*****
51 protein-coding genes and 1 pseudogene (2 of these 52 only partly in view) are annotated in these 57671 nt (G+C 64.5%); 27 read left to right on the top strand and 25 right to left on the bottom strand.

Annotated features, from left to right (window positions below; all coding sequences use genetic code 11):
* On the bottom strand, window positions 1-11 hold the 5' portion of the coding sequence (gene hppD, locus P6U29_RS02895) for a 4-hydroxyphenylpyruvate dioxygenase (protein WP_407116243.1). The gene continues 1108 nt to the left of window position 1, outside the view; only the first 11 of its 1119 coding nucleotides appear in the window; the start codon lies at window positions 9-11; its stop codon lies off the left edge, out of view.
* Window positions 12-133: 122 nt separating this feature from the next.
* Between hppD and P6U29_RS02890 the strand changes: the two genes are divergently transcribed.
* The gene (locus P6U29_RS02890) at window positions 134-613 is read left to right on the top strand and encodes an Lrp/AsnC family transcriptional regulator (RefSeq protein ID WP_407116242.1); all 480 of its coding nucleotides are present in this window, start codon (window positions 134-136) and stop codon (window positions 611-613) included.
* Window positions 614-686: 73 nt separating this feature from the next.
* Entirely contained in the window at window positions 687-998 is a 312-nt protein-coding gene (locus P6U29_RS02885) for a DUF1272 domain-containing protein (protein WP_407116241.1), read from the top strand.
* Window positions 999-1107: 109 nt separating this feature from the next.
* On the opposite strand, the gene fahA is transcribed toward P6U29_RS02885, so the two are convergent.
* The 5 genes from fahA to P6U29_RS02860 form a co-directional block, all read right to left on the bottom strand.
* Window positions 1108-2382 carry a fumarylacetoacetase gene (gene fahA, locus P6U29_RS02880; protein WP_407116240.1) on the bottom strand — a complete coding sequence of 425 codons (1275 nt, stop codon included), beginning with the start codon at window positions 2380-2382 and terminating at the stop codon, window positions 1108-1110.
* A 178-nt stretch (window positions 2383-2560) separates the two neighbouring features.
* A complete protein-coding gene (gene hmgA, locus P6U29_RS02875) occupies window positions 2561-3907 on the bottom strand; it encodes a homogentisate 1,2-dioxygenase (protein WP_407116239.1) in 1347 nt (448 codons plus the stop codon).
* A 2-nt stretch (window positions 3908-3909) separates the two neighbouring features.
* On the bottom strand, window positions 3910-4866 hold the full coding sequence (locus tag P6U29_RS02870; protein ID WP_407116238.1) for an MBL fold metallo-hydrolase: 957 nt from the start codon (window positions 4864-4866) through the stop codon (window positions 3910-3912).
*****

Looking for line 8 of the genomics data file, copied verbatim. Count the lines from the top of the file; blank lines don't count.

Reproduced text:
* Entirely contained in the window at window positions 687-998 is a 312-nt protein-coding gene (locus P6U29_RS02885) for a DUF1272 domain-containing protein (protein WP_407116241.1), read from the top strand.